Art finds new venue in Dean’s office

Until the spring, visitors to the Dean’s Office can see the current exhibition of student art, including the paintings pictured above.
Until the spring, visitors to the Dean’s Office can see the current exhibition of student art, including the paintings pictured above. Photo by Lauren Motzkin.

A blue sky with swirling white clouds stretches into the distance. A patch of green — grass or the top of a tree — barely grazes the horizon.

Welcome to the Yale College Dean’s Office.

As part of an initiative to increase the visibility of student art at Yale, paintings now bedeck the walls of the Yale College Dean’s Office.
As part of an initiative to increase the visibility of student art at Yale, paintings now bedeck the walls of the Yale College Dean’s Office.

The walls of the Dean’s Office are now covered with paintings, like this one by Christine Ng ’05, and other works of art by undergraduate students. The installation is part of an initiative led by Associate Dean for the Arts Susan Cahan to increase the visibility of undergraduate art at Yale.

“The Dean’s Office is a symbolically meaningful space,” Cahan said. “Displaying pieces here is a demonstration of Yale’s commitment to the arts.”

The pieces currently on display were produced by students in School of Art professor Robert Reed’s Institute for Studio Studies in Auvillar, France — which offers a four-week intensive art program for undergraduates during Yale Summer Session. The program, Reed said, is a “boot camp” for students who want to learn about studio art first-hand. The works in the Dean’s Office are drawn from the program’s last three years.

From now on, Cahan hopes the space will be the venue of two cohesive undergraduate art shows each year, she said, adding that she has not yet thought about from whom the next installation will come.

Yale College Dean Mary Miller, the Sterling professor of History of Art, said it is “wonderful” that the blank, wood-paneled walls and stuccoed plaster walls of the Dean’s Office are now adorned with student art.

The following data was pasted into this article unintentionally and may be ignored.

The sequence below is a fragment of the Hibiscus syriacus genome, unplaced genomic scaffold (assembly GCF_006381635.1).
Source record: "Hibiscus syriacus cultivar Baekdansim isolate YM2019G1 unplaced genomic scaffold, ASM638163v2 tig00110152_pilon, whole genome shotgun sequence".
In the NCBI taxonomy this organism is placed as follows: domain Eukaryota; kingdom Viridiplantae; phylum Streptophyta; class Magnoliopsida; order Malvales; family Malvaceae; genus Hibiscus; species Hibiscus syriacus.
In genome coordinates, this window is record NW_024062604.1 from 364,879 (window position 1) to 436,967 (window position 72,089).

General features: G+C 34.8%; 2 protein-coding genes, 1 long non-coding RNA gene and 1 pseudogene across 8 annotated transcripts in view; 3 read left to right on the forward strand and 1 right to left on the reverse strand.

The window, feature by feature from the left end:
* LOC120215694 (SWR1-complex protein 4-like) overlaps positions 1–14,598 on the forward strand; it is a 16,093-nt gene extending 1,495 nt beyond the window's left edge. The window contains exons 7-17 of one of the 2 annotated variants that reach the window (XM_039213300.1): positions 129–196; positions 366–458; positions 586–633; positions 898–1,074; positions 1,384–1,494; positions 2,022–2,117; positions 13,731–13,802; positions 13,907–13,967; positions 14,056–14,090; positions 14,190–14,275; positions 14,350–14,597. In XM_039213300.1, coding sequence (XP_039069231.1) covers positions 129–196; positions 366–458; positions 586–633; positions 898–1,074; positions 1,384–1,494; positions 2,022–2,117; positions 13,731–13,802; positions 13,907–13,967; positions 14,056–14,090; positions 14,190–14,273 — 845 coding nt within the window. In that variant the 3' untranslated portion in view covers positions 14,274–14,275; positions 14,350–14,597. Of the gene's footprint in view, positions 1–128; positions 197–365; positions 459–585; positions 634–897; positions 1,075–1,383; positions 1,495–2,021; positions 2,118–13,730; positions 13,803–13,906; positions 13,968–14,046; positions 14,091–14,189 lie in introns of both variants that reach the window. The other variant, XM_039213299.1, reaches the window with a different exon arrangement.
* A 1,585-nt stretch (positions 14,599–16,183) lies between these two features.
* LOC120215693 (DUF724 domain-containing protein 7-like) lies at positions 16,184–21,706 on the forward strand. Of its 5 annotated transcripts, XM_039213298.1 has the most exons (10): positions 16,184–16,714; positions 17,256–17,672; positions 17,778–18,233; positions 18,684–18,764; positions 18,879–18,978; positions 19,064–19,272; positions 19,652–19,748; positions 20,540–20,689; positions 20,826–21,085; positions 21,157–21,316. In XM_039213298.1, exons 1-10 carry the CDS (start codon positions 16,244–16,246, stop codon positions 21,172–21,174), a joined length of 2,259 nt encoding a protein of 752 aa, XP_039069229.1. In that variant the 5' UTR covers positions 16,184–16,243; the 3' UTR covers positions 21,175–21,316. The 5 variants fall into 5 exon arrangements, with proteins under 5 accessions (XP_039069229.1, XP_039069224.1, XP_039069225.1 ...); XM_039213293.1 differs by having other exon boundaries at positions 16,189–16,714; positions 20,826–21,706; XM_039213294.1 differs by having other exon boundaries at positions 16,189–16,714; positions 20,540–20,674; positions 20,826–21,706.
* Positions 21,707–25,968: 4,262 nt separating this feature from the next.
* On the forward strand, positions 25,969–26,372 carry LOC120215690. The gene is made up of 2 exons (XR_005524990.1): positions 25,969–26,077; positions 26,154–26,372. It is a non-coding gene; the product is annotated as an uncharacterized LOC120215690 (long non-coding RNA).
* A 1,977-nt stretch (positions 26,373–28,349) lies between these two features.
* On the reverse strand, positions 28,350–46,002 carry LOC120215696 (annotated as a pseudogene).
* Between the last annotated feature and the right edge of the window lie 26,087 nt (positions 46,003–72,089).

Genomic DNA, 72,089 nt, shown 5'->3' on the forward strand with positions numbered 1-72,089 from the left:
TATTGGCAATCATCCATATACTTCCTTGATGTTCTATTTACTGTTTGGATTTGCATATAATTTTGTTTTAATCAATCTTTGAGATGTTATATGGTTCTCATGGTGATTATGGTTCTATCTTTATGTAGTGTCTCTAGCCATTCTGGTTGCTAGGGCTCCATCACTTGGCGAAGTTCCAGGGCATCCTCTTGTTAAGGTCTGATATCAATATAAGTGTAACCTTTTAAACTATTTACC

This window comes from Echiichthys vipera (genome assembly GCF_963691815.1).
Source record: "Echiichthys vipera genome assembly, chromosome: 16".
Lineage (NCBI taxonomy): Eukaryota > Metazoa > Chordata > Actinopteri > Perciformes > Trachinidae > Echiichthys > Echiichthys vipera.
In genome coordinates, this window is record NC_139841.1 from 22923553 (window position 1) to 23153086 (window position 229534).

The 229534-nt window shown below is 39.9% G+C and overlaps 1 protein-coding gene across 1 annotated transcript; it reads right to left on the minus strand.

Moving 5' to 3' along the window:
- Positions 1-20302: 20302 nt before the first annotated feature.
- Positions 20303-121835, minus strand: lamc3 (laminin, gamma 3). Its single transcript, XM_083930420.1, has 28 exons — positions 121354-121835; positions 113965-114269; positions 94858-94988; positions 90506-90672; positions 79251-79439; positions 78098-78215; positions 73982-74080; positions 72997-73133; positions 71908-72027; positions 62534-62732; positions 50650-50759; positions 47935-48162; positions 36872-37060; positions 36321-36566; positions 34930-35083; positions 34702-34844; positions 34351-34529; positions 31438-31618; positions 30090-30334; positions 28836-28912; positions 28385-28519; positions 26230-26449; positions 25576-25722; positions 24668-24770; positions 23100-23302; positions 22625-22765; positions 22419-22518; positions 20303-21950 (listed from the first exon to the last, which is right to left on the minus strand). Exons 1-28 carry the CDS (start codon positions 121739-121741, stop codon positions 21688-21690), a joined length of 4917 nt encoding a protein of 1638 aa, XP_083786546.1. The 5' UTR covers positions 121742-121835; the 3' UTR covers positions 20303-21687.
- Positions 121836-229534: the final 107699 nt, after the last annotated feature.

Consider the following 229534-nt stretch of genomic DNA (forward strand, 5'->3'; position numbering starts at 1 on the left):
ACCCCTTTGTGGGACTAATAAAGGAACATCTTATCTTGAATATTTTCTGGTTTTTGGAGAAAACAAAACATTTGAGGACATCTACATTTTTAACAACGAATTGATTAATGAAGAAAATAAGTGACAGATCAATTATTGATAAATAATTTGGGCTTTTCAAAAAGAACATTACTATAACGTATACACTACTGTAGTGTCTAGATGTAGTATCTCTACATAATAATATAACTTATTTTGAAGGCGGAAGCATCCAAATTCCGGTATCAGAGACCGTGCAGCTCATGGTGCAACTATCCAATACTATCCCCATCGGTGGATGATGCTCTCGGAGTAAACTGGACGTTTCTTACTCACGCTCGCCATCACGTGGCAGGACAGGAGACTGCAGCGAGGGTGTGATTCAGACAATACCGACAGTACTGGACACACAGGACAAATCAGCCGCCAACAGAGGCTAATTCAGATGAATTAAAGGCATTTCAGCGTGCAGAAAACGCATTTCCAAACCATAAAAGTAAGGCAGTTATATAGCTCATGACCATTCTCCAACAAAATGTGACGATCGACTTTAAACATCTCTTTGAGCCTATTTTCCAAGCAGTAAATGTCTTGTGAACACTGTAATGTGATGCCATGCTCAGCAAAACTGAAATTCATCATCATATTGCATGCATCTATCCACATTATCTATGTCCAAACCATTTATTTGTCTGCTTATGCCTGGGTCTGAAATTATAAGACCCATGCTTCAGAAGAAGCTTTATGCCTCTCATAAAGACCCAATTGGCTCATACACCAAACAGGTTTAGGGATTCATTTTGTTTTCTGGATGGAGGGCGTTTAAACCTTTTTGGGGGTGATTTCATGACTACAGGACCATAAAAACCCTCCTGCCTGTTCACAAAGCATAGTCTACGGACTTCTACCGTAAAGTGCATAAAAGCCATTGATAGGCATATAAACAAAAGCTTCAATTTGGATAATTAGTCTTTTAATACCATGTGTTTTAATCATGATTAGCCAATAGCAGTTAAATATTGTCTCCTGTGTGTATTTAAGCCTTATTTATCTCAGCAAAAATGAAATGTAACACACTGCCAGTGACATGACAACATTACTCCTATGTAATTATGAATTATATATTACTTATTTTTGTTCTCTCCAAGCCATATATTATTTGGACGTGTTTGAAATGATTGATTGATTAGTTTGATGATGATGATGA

“There are many places in the office where one might wait to see a dean, which gives you the opportunity to meditate on the work of art,” Miller said. “It gives you something interesting to look at on the wall, the same as you would [look at] a book of poetry that might be sitting on a desk. It is a way to step outside yourself for a second.”

The School of Art gallery in Green Hall on Chapel Street has traditionally been the exhibition space for student artwork. Though the gallery will continue to feature student work, Cahan said the placement of pieces in the Dean’s Office in Sheffield-Sterling-Strathcona Hall will significantly increase the visibility of undergraduate art at Yale. Faculty members, parents, alumni, undergraduates, potential donors and Yale administrators are regular visitors at the office each day.

“This work will be seen by people who play important roles in the University,” Cahan said.

Deputy Dean Joseph Gordon, whose office is in SSS, wrote in an e-mail that the Dean’s Office will now become one of the few spaces on campus where undergraduate works of art can be viewed together.

“There are not many venues outside of the Art School building on Chapel Street to see a variety of student works all at once and almost none at all north of Grove Street,” Gordon wrote. “So this exhibit extends the outreach of student art. We can show off to the local community and to guests what great works of art are produced by our undergraduates.”

Though the three student artists interviewed said they are excited to have their work displayed in an important Yale space, they added that they are skeptical the show will significantly increase awareness of undergraduate art.

“I don’t know how much of an impact this will make on visibility, but it is a step,” said Julie Zhu ’12, who has three paintings currently on display. “One thing about art is that it’s very closed off. Artists are in their own worlds, like I’m in my studio all the time and people never know where I am. Artists don’t really do much advertising.”

The artwork makes for a more interesting and beautiful work environment, Gordon said, and administrators who work in the Dean’s Office are happy to have the paintings there.

“I can’t walk down the hallway without stopping to take the time to look at the paintings,” said Teri Barbuto, an administrative assistant in the office. “I see something new every time.”

Silvia DeCastro, another administrative assistant, said she is especially fond of the series of abstract black and white paintings on the wall near her desk, which are by Zhu, Jacquelyn Truong ’10, Sofia Ortiz ’11 and Matthew Broach ’05.

“I’ve been waiting for so long to have something on this plain wall,” she said.

Though the art is mostly displayed in public spaces in the office complex, Dean of Student Affairs Marichal Gentry said he decided he wanted to have a piece in his personal office.

“There was a whole row of them leaning against a wall, and I was immediately drawn to this one,” he said, pointing to the black-and-white painting hanging near his desk.

The piece, painted by Zhu, was inspired by the artist’s interest in calligraphy and complements Gentry’s Asian-influenced decorating scheme. Zhu’s painting mirrors the brush strokes and monochromatic color scheme of a Chinese hanging scroll painted for Gentry by the father of a professor in Beijing.

The current exhibition will be on view until the spring.

Comments